I guess you could tell by how often ‘fuck’ showed up in their speech?

  23. “Dennis, He Who Has Gagged On Haggis
    October 22, 2019 at 2:02 pm

    An hour out of Columbus, Ohio puts you in Pittsburgh or Indianapolis. A bit different, but not much…”

    Even more so out west. An hour out of Phoenix and you won’t even be out of the state yet. If you’re driving, not even out of the county.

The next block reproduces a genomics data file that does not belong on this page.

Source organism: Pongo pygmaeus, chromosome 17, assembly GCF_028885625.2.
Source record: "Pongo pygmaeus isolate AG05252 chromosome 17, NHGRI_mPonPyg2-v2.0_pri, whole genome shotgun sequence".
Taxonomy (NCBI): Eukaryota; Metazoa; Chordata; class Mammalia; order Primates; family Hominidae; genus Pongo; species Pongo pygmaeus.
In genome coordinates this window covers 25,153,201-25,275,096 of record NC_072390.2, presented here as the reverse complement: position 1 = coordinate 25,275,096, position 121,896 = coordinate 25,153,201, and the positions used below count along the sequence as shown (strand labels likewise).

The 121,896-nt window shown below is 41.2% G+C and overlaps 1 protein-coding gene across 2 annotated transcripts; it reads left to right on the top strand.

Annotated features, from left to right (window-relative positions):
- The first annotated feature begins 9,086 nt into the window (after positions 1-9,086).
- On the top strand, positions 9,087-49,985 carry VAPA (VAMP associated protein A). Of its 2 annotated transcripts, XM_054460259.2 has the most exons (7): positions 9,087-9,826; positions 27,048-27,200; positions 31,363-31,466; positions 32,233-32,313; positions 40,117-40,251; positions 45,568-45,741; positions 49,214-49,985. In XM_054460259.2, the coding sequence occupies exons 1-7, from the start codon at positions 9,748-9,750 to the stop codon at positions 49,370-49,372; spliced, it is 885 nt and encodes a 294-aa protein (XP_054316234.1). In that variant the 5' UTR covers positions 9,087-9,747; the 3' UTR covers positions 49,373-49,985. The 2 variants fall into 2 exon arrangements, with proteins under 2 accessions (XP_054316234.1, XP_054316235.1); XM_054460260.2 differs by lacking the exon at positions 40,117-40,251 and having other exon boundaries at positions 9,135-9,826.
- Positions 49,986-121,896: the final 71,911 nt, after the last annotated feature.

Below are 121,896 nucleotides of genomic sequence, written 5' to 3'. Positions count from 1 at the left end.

24. I’m not sure I agree entirely with Chris Miller either on this one but I believe that Swedish is more his linguistic niche.

    You’re very kind, but that was lifted from Guinness World Records. As with most European languages, I can say “hello” and “thanks” and, er, that’s it. My German’s a little better than that, but not much. And the Dutch crack was just an attempt at a joke (but most jokes need a kernel of truth).